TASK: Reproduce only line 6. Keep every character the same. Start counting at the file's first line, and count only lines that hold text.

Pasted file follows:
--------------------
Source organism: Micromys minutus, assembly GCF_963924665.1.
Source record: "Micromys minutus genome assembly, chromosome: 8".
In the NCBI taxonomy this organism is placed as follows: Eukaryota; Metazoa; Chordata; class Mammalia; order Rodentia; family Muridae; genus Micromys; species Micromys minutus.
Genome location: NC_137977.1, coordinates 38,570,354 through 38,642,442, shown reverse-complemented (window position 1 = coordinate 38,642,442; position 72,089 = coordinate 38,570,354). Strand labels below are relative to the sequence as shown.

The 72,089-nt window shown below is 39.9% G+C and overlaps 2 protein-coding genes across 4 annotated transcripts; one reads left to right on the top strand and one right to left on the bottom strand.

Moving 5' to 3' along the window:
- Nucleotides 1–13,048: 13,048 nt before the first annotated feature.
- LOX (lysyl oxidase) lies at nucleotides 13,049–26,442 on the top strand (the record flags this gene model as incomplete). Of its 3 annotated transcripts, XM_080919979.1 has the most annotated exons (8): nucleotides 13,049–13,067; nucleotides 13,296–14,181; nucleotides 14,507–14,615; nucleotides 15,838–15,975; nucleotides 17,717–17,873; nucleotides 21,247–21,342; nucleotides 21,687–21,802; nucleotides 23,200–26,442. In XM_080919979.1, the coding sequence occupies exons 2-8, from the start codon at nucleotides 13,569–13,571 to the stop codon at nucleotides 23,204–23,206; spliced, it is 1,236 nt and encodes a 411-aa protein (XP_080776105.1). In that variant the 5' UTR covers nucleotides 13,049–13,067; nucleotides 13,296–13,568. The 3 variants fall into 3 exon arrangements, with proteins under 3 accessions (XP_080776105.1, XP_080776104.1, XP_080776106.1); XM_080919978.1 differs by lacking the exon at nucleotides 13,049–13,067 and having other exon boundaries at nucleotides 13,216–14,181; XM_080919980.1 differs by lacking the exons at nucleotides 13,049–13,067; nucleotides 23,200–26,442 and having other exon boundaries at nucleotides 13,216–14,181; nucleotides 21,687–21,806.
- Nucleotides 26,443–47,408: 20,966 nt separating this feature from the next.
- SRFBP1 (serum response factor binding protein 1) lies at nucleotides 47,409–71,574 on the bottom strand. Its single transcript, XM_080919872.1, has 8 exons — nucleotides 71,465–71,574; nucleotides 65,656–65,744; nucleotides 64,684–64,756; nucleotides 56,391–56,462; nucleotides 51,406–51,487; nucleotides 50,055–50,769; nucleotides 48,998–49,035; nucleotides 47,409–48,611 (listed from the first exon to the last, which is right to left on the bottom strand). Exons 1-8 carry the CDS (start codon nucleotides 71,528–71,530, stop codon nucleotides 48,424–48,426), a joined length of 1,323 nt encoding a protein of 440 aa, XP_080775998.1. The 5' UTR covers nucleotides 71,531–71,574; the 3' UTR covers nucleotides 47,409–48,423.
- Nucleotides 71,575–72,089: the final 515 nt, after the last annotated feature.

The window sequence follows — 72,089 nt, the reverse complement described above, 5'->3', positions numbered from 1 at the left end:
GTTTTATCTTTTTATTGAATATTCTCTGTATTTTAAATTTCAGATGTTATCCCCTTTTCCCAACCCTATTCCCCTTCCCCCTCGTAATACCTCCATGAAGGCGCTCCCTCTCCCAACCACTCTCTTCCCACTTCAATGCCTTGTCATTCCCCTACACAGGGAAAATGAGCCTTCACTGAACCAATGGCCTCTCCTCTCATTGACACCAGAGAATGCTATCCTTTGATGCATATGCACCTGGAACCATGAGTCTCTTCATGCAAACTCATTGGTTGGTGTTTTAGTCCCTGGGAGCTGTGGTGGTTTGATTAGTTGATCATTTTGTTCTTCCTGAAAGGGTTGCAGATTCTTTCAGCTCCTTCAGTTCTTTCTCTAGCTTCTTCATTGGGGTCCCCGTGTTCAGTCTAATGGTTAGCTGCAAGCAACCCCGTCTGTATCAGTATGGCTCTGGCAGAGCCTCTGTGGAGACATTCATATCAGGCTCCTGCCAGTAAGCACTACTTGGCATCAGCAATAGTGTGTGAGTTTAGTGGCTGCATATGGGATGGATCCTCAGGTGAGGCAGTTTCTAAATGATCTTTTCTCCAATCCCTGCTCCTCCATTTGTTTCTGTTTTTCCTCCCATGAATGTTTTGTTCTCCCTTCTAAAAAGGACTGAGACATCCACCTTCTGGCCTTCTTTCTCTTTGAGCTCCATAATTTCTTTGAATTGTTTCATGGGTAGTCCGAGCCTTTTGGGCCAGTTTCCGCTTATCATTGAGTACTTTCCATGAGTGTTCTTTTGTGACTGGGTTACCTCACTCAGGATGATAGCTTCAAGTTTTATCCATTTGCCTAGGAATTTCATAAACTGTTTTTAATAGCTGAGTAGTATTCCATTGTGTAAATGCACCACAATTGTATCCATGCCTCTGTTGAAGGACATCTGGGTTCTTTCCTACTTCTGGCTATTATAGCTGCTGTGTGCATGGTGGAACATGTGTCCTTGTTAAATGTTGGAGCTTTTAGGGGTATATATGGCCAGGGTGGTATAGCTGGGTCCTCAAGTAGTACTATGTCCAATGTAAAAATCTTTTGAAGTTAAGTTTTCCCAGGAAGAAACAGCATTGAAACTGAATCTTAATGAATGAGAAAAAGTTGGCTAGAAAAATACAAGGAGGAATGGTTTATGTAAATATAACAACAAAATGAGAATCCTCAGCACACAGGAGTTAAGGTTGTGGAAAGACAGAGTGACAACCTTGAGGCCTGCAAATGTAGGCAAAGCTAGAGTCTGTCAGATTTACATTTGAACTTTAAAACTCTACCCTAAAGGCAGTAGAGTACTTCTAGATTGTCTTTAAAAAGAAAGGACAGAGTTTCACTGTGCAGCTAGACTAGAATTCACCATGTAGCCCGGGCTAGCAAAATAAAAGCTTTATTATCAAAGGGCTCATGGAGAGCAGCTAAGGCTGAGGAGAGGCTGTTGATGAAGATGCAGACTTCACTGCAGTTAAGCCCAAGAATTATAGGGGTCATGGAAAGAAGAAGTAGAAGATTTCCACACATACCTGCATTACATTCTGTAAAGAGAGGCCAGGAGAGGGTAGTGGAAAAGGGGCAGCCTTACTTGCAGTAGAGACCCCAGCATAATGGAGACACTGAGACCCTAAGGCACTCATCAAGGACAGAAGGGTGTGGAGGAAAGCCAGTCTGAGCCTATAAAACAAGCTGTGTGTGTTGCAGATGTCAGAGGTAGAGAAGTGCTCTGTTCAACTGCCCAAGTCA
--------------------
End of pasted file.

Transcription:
Moving 5' to 3' along the window: